Pakistani militants seen most likely behind Lahore attack
An investigation into the attack on Sri Lanka's cricket team in Lahore has found signs that Pakistani militants with possible ties to al-Qaeda were responsible, a senior government official said on Saturday. "The indications are that it was one of our own homegrown groups, with possible linkages abroad," said the government official with knowledge of the investigation.Updated: Mar 07, 2009, 14:28 IST
An investigation into the attack on Sri Lanka's cricket team in Lahore has found signs that Pakistani militants with possible ties to al-Qaeda were responsible, a senior government official said on Saturday.
The brazen attack by a dozen gunmen on the team and its police escorts as they drove to the main stadium in Lahore on Tuesday raised new fears about prospects for a nuclear-armed country that some analysts fear could become a failed state.
"The indications are that it was one of our own homegrown groups, with possible linkages abroad," said the government official with knowledge of the investigation.
With an economy being kept afloat by an International Monetary Fund loan, Pakistan has been hit by a wave of attacks in recent years, most carried out by militants linked to the Taliban or Al-Qaeda opposed to government support for the United States.
The civilian government which came to power a year ago is embroiled in a confrontation with the main opposition party over a court ruling banning its leaders from elected office and forcing the party's government from power in Punjab province.
Government critics have blamed the political machinations in Punjab, of which Lahore is capital, for the security failing that allowed the gunmen to attack the Sri Lankans.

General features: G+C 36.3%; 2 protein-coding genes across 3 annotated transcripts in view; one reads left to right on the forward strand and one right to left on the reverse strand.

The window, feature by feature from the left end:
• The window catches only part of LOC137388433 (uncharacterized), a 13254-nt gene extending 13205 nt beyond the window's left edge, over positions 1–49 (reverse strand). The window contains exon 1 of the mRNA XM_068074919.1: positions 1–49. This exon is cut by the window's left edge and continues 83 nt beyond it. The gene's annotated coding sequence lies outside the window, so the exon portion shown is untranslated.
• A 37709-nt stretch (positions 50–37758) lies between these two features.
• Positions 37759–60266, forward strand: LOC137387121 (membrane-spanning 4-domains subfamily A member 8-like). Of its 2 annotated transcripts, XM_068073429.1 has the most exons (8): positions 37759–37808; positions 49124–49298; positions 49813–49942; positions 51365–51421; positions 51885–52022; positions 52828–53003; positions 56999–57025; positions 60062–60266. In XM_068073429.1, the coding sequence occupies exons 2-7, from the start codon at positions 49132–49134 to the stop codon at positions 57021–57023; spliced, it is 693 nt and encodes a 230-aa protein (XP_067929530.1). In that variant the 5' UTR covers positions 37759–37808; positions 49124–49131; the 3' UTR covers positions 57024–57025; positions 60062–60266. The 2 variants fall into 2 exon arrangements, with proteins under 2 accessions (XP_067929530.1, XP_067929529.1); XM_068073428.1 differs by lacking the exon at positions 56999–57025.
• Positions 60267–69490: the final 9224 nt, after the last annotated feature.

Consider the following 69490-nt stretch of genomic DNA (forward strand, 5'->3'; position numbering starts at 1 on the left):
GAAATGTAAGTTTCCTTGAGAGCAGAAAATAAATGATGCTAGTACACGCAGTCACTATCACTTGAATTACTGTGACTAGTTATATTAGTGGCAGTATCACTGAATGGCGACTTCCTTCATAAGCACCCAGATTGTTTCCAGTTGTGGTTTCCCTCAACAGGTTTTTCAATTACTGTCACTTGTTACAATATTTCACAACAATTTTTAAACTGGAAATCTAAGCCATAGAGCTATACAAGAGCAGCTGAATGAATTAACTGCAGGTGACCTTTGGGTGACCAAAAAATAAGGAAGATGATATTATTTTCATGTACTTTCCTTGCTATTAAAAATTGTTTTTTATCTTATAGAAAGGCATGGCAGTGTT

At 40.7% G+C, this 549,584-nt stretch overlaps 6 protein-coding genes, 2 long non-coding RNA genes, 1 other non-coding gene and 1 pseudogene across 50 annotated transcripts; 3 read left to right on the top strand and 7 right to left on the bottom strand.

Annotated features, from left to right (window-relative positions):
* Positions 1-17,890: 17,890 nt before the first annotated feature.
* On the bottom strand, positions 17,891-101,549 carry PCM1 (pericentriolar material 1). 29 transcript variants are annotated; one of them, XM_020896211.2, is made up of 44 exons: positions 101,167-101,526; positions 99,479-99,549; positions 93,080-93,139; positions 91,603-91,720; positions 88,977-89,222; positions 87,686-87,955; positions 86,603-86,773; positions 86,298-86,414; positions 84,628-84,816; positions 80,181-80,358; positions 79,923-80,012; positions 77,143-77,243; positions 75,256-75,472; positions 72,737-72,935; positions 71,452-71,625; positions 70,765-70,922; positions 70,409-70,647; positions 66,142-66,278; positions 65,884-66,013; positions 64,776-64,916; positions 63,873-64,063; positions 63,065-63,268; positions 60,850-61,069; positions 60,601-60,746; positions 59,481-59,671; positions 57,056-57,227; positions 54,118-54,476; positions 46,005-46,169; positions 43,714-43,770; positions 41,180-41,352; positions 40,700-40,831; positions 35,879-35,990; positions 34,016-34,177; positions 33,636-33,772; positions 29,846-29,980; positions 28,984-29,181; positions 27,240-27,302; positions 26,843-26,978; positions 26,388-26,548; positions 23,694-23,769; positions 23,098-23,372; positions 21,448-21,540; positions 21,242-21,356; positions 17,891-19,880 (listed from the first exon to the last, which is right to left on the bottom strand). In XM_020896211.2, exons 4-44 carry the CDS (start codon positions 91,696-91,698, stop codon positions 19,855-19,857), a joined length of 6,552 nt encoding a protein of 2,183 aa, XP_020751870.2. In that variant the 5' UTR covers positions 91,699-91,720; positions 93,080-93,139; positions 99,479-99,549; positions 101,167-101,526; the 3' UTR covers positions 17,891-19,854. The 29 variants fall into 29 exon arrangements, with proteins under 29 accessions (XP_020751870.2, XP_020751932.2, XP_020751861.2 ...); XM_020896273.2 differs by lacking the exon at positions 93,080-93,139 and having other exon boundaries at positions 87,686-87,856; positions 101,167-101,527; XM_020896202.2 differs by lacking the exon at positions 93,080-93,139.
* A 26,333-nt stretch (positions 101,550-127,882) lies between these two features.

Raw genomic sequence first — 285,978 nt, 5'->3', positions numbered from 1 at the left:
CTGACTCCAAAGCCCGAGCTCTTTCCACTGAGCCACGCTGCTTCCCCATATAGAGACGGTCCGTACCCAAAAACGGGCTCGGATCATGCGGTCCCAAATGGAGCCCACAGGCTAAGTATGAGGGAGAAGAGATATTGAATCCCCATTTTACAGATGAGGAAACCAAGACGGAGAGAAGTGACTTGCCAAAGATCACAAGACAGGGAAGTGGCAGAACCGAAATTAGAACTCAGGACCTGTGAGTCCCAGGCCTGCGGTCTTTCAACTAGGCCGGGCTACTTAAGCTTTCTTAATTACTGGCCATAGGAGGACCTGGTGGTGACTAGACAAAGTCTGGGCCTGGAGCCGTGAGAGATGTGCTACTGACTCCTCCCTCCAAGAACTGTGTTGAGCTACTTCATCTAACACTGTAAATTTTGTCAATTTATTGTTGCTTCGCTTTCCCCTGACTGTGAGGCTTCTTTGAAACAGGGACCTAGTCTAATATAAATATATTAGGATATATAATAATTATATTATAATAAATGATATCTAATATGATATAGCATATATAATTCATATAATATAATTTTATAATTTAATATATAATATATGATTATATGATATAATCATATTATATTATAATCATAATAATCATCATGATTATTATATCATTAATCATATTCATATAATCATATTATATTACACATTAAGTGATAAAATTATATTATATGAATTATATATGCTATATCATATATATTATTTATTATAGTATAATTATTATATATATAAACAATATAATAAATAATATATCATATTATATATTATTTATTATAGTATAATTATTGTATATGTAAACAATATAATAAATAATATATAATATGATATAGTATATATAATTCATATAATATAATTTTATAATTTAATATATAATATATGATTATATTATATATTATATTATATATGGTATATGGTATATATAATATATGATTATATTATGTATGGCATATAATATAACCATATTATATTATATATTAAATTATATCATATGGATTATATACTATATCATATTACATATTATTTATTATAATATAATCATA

More political trouble is looming for the government and President Asif Ali Zardari, widower of former prime minister Benazir Bhutto.
Anti-government lawyers backed by opposition parties are due to launch a cross-country protest convoy on March 12 to press for an independent judiciary.
"Connecting The Dots"
Police have rounded up scores of suspects but have yet to announce a breakthrough in their investigation of Tuesday's attack in which seven Pakistanis -- six policemen and the driver of a bus carrying match officials -- were killed.
Six Sri Lankan players and two team officials were wounded.
"It's a tough job. We're connecting the dots. We're making every effort to get to the bottom and hopefully we'll do it," said Salahuddin Niazi, the policeman heading the investigation.
"Any word before finalising the investigation will benefit the criminals. Let's finalise it, then we'll be able to point the finger at someone or a group or groups," he said.
The Friday Times newspaper, citing a former high-ranking intelligence official in Punjab, said Al Qaeda-linked Lashkar-e-Jhangvi (LeJ) militants were responsible for the attack.
The group has been behind some of the most audacious attacks in Pakistan in recent years.
Speaking on condition of anonymity because of the sensitivity of the subject, the government official said groups such as the LeJ were highest on the list of suspects.
Some of the explosives carried by the assailants were not available in Pakistan, he said.
The official was dismissive of media speculation that old rival India may have been behind the attack as payback for the assault by Pakistani militants on Mumbai in November.
The News daily, in an editorial on Saturday, also admonished Pakistani journalists for speculating on Indian involvement without evidence.
"The fact is that any kind of truth will emerge only if we can carry out a proper, impartial investigation ... blind bias will take us nowhere," the News said.
The Dawn newspaper said on Friday investigators had ruled out the possibility of involvement by Indian agents or ethnic minority Tamil guerrillas from Sri Lanka.
Members of the banned Pakistani-based Lashkar-e-Taiba were emerging as the most likely culprits, it said.